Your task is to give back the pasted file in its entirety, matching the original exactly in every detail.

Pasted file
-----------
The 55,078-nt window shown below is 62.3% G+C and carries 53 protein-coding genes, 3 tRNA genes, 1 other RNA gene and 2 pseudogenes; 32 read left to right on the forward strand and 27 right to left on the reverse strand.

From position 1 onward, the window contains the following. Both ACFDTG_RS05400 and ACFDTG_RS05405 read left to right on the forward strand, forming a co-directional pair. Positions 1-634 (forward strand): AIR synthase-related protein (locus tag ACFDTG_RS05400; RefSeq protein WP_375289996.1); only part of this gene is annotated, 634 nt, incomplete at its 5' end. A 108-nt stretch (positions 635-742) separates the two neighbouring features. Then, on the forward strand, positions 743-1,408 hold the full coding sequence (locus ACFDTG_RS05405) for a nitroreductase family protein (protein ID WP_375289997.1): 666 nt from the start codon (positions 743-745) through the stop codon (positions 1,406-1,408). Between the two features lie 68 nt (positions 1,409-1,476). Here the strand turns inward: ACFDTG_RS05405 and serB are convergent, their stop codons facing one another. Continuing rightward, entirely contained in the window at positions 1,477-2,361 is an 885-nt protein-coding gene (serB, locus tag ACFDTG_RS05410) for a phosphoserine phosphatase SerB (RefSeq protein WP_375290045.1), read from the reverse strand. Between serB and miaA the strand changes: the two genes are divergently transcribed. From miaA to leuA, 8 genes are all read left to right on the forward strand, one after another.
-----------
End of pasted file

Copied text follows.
The 55,078-nt window shown below is 62.3% G+C and carries 53 protein-coding genes, 3 tRNA genes, 1 other RNA gene and 2 pseudogenes; 32 read left to right on the forward strand and 27 right to left on the reverse strand.

From position 1 onward, the window contains the following. Both ACFDTG_RS05400 and ACFDTG_RS05405 read left to right on the forward strand, forming a co-directional pair. Positions 1-634 (forward strand): AIR synthase-related protein (locus tag ACFDTG_RS05400; RefSeq protein WP_375289996.1); only part of this gene is annotated, 634 nt, incomplete at its 5' end. A 108-nt stretch (positions 635-742) separates the two neighbouring features. Then, on the forward strand, positions 743-1,408 hold the full coding sequence (locus ACFDTG_RS05405) for a nitroreductase family protein (protein ID WP_375289997.1): 666 nt from the start codon (positions 743-745) through the stop codon (positions 1,406-1,408). Between the two features lie 68 nt (positions 1,409-1,476). Here the strand turns inward: ACFDTG_RS05405 and serB are convergent, their stop codons facing one another. Continuing rightward, entirely contained in the window at positions 1,477-2,361 is an 885-nt protein-coding gene (serB, locus tag ACFDTG_RS05410) for a phosphoserine phosphatase SerB (RefSeq protein WP_375290045.1), read from the reverse strand. Between serB and miaA the strand changes: the two genes are divergently transcribed. From miaA to leuA, 8 genes are all read left to right on the forward strand, one after another.